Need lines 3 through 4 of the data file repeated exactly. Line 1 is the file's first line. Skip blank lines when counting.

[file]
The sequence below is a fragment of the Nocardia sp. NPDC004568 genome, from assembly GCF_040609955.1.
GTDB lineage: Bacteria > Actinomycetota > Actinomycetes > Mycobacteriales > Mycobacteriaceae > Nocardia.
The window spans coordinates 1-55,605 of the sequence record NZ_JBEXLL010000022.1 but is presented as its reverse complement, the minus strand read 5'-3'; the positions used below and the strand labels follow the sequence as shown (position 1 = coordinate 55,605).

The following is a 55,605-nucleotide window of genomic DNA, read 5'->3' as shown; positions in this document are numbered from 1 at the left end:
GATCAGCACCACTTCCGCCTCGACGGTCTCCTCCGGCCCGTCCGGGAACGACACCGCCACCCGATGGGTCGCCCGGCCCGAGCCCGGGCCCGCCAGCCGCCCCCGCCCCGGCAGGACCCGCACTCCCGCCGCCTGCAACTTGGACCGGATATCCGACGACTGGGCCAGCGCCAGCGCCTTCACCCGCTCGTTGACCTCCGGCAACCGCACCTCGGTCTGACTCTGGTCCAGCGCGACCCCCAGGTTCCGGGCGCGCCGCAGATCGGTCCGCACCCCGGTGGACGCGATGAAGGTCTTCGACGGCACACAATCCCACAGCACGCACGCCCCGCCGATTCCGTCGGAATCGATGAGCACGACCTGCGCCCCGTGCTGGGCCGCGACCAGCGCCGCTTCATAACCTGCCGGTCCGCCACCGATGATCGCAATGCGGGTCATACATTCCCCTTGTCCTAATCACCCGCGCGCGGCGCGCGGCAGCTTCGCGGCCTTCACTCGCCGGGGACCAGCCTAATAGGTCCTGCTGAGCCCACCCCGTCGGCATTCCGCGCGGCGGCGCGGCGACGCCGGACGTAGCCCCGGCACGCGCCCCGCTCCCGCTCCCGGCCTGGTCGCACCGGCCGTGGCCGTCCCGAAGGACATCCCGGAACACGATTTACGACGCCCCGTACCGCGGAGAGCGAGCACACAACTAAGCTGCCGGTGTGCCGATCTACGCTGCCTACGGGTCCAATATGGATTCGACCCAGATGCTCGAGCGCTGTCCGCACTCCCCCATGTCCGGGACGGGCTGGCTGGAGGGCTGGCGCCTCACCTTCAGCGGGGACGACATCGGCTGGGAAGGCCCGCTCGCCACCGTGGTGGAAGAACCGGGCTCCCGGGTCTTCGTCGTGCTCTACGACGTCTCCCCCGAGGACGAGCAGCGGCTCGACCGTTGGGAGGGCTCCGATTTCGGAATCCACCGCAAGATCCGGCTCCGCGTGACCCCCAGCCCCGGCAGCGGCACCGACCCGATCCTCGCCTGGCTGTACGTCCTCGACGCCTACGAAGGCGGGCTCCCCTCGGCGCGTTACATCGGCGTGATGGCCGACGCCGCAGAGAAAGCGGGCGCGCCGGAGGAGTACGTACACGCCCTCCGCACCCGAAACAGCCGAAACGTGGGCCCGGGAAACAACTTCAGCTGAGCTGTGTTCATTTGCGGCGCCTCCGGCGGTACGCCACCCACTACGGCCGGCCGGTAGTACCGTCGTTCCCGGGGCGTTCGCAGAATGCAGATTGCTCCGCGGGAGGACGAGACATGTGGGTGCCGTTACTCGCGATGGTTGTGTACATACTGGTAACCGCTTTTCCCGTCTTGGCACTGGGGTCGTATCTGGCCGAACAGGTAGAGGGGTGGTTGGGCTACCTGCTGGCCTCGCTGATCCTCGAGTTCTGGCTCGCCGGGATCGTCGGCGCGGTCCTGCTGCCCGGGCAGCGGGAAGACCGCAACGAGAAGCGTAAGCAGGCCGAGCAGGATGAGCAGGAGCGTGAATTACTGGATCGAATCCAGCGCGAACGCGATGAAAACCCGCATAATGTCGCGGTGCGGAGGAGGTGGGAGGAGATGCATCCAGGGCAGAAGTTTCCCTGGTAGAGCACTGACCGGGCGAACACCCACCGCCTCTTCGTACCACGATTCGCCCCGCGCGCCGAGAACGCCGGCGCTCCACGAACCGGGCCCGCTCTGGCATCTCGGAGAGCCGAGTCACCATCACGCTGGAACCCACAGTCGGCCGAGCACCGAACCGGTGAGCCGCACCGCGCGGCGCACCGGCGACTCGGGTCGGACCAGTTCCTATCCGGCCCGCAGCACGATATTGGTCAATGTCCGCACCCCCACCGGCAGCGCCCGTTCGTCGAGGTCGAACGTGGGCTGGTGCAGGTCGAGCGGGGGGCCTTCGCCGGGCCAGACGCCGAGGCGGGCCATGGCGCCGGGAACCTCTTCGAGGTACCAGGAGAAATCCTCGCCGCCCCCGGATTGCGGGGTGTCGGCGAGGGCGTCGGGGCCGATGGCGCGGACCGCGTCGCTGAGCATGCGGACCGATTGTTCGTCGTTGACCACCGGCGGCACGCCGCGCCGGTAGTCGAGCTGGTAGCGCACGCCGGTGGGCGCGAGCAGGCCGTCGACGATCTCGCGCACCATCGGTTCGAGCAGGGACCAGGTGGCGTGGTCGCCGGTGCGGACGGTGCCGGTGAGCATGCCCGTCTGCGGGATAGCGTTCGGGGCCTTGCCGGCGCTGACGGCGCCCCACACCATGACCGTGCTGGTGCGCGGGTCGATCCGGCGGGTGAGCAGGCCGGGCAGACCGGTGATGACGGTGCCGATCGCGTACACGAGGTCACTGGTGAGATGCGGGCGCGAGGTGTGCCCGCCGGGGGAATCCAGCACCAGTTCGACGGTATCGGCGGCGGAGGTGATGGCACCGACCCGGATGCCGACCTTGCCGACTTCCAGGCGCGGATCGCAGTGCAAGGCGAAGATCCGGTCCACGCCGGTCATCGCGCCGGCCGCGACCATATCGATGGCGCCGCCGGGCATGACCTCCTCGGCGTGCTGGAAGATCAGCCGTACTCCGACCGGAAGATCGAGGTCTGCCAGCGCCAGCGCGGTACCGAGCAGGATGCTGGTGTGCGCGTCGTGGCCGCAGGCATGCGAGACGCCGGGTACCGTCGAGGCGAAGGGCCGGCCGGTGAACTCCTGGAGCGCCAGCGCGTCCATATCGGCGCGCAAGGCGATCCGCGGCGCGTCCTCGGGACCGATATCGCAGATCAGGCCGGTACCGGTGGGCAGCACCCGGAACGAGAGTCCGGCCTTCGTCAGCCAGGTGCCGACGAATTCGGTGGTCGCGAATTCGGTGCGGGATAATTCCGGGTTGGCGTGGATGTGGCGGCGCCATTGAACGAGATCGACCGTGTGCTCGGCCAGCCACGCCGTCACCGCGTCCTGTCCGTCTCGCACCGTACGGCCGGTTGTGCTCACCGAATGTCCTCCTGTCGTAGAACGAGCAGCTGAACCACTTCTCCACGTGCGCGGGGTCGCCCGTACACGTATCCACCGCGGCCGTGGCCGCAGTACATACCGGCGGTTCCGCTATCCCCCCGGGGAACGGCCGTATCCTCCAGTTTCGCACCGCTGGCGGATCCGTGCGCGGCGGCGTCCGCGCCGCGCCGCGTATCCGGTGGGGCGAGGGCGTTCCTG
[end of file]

The window spans coordinates 1-55,605 of the sequence record NZ_JBEXLL010000022.1 but is presented as its reverse complement, the minus strand read 5'-3'; the positions used below and the strand labels follow the sequence as shown (position 1 = coordinate 55,605).

The following is a 55,605-nucleotide window of genomic DNA, read 5'->3' as shown; positions in this document are numbered from 1 at the left end: